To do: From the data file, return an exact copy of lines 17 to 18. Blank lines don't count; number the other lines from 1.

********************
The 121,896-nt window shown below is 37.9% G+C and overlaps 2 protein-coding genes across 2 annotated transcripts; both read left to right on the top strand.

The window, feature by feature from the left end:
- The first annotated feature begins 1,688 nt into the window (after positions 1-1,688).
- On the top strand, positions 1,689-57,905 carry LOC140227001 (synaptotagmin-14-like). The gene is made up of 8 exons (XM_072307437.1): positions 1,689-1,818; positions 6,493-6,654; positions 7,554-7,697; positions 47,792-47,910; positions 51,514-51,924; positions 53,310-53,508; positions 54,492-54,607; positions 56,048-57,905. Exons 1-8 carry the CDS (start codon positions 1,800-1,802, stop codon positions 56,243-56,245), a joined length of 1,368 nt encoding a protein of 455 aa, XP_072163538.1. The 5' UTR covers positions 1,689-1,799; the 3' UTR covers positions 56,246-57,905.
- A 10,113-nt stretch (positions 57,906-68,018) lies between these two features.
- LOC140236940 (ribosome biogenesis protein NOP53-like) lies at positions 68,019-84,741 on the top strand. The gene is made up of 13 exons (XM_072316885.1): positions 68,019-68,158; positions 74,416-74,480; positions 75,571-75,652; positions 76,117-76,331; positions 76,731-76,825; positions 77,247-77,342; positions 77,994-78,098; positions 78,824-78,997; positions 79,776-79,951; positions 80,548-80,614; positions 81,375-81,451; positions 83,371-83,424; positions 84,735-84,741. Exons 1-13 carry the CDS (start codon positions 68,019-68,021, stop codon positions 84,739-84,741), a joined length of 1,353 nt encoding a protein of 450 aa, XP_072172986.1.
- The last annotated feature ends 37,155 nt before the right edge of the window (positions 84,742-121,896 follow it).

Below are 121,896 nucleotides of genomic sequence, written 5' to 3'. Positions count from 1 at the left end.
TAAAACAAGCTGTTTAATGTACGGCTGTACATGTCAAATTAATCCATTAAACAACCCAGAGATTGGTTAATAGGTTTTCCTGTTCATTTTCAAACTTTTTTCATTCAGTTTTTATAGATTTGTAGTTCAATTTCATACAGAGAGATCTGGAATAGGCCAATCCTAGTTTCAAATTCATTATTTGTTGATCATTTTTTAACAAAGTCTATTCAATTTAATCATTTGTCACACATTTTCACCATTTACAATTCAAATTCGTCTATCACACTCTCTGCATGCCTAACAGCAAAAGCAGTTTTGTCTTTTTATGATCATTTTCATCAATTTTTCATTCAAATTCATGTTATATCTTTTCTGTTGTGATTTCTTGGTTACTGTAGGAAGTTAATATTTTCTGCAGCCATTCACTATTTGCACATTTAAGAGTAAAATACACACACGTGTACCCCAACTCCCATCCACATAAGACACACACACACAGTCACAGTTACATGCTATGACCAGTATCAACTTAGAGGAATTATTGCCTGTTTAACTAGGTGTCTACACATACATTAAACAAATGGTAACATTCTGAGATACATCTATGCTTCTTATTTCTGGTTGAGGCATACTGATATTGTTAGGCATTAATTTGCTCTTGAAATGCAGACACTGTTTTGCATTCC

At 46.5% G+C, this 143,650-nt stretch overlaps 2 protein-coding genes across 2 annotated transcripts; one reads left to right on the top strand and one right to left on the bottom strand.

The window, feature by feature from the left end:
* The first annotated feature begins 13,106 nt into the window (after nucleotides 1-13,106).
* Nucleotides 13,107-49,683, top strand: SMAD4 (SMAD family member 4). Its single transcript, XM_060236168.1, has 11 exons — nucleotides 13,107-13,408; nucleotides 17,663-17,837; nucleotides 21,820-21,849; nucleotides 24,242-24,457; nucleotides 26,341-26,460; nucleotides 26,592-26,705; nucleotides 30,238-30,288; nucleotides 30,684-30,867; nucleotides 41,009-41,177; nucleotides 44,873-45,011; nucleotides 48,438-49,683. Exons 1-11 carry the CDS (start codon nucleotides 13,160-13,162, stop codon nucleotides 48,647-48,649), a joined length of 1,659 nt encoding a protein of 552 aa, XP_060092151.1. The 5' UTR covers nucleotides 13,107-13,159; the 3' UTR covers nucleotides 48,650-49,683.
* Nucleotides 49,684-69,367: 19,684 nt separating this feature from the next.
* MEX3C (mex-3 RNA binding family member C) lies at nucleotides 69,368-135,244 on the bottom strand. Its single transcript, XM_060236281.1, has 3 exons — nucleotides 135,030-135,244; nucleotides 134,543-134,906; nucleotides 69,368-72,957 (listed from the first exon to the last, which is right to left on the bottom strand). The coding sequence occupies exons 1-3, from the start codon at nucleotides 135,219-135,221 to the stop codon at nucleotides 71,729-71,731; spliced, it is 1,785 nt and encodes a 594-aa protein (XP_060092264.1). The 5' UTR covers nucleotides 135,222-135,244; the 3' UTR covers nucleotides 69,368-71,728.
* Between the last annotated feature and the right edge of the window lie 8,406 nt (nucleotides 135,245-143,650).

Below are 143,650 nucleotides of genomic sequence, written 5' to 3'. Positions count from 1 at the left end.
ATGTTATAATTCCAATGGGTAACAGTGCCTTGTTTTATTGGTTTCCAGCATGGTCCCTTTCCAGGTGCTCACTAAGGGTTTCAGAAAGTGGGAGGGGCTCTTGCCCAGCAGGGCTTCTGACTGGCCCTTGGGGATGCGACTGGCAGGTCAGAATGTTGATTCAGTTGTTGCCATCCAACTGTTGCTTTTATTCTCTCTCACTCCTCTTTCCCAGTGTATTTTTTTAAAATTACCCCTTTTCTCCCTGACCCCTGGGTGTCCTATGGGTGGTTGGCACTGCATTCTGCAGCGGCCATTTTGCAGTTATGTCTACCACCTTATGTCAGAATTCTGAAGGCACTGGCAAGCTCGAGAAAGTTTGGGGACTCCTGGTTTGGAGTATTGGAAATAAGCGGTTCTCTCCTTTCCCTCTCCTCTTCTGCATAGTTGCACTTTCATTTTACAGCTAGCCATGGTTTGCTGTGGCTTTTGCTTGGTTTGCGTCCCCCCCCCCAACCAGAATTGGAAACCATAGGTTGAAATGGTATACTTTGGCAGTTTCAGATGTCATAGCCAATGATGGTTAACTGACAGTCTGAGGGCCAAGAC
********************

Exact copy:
Below are 143,650 nucleotides of genomic sequence, written 5' to 3'. Positions count from 1 at the left end.
ATGTTATAATTCCAATGGGTAACAGTGCCTTGTTTTATTGGTTTCCAGCATGGTCCCTTTCCAGGTGCTCACTAAGGGTTTCAGAAAGTGGGAGGGGCTCTTGCCCAGCAGGGCTTCTGACTGGCCCTTGGGGATGCGACTGGCAGGTCAGAATGTTGATTCAGTTGTTGCCATCCAACTGTTGCTTTTATTCTCTCTCACTCCTCTTTCCCAGTGTATTTTTTTAAAATTACCCCTTTTCTCCCTGACCCCTGGGTGTCCTATGGGTGGTTGGCACTGCATTCTGCAGCGGCCATTTTGCAGTTATGTCTACCACCTTATGTCAGAATTCTGAAGGCACTGGCAAGCTCGAGAAAGTTTGGGGACTCCTGGTTTGGAGTATTGGAAATAAGCGGTTCTCTCCTTTCCCTCTCCTCTTCTGCATAGTTGCACTTTCATTTTACAGCTAGCCATGGTTTGCTGTGGCTTTTGCTTGGTTTGCGTCCCCCCCCCCAACCAGAATTGGAAACCATAGGTTGAAATGGTATACTTTGGCAGTTTCAGATGTCATAGCCAATGATGGTTAACTGACAGTCTGAGGGCCAAGAC